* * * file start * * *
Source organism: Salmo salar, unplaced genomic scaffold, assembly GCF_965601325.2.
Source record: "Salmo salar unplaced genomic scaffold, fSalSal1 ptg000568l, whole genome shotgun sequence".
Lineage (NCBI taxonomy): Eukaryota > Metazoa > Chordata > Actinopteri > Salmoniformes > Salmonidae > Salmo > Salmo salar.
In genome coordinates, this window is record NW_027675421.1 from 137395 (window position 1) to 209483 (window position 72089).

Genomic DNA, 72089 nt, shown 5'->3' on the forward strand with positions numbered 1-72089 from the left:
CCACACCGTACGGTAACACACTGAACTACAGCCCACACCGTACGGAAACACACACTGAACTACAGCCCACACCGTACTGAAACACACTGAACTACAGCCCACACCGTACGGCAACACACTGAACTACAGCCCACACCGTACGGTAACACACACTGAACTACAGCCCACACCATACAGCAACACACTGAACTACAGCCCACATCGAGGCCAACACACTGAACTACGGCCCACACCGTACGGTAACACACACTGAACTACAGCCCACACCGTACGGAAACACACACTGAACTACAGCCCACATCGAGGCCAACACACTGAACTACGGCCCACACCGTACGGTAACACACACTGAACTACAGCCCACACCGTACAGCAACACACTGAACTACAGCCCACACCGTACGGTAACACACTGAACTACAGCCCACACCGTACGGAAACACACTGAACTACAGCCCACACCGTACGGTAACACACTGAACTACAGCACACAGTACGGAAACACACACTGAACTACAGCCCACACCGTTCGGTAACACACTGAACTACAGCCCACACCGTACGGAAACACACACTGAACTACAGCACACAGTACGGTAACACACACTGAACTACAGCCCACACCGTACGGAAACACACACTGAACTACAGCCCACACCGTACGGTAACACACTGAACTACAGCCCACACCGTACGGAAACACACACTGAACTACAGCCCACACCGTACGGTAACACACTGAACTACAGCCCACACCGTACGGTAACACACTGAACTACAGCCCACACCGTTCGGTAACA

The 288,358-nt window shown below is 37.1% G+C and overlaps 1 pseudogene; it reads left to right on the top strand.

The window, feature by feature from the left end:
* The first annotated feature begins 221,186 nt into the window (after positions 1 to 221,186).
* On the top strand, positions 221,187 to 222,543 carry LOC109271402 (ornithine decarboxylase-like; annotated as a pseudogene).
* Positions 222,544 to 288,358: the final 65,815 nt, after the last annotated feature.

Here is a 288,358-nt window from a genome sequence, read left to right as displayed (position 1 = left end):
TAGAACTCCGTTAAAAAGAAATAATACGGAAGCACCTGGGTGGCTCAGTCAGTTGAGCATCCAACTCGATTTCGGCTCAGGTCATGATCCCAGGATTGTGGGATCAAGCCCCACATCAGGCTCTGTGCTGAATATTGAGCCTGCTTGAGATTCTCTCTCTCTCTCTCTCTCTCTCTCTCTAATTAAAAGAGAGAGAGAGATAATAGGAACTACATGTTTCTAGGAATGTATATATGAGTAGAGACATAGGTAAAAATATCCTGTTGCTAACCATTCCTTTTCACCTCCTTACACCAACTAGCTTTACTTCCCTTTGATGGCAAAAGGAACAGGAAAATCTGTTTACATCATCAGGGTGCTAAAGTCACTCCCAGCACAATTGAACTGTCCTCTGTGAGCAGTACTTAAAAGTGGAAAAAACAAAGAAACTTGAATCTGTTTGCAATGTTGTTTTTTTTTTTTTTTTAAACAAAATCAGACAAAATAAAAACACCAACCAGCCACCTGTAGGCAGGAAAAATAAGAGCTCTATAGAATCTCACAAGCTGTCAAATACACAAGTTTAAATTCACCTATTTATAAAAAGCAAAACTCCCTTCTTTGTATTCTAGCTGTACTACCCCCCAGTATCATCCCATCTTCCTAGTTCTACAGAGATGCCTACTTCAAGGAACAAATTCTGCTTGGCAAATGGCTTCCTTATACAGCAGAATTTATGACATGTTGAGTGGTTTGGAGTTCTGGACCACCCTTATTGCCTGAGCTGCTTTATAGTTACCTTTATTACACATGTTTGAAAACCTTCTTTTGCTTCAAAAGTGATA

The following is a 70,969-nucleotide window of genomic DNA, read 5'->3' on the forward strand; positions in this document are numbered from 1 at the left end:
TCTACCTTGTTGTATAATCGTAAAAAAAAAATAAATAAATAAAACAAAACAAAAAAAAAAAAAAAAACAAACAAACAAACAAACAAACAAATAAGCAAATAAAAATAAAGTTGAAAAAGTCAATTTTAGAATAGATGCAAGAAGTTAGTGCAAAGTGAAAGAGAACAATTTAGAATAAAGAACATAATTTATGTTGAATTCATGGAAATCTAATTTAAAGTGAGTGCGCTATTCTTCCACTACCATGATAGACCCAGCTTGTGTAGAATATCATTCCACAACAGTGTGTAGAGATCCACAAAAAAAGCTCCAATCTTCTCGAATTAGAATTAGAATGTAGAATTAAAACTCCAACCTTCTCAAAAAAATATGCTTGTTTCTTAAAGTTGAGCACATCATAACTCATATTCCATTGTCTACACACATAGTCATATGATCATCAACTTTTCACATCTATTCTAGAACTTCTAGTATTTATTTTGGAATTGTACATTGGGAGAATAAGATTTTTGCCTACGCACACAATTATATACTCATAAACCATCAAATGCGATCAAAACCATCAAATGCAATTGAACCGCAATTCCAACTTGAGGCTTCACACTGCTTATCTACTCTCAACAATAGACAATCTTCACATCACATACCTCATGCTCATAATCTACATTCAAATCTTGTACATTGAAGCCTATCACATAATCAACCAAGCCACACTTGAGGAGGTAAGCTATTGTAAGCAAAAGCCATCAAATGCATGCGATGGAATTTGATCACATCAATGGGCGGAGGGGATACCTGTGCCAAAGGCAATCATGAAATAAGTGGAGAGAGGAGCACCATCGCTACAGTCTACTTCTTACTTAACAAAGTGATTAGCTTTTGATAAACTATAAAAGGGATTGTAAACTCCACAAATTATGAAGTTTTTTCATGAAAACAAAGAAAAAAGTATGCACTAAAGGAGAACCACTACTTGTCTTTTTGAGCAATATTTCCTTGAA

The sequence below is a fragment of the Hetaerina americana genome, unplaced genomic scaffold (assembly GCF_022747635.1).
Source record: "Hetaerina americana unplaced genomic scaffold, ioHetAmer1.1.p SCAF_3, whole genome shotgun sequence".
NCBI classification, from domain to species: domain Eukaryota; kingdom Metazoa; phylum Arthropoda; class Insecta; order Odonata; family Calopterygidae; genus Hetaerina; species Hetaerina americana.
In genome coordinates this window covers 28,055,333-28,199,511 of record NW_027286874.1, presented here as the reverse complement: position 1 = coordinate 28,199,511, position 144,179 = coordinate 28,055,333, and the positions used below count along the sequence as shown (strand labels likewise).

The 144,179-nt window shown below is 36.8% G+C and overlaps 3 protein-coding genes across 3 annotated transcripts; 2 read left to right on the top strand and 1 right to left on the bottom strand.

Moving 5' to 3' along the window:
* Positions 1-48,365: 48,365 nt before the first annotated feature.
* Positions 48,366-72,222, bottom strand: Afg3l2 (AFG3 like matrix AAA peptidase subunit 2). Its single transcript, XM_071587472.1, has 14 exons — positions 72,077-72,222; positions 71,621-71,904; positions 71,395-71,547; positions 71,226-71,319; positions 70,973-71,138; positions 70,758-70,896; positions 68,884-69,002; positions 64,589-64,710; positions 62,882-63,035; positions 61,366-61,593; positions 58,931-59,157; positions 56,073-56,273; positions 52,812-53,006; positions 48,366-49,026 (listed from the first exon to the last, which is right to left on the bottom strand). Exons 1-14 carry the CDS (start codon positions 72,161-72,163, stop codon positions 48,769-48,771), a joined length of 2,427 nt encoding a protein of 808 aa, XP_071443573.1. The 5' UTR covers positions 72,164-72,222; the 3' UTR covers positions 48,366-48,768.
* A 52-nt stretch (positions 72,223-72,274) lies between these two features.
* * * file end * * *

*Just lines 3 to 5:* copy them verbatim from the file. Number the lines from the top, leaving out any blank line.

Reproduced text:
Lineage (NCBI taxonomy): Eukaryota > Metazoa > Chordata > Actinopteri > Salmoniformes > Salmonidae > Salmo > Salmo salar.
In genome coordinates, this window is record NW_027675421.1 from 137395 (window position 1) to 209483 (window position 72089).

Genomic DNA, 72089 nt, shown 5'->3' on the forward strand with positions numbered 1-72089 from the left: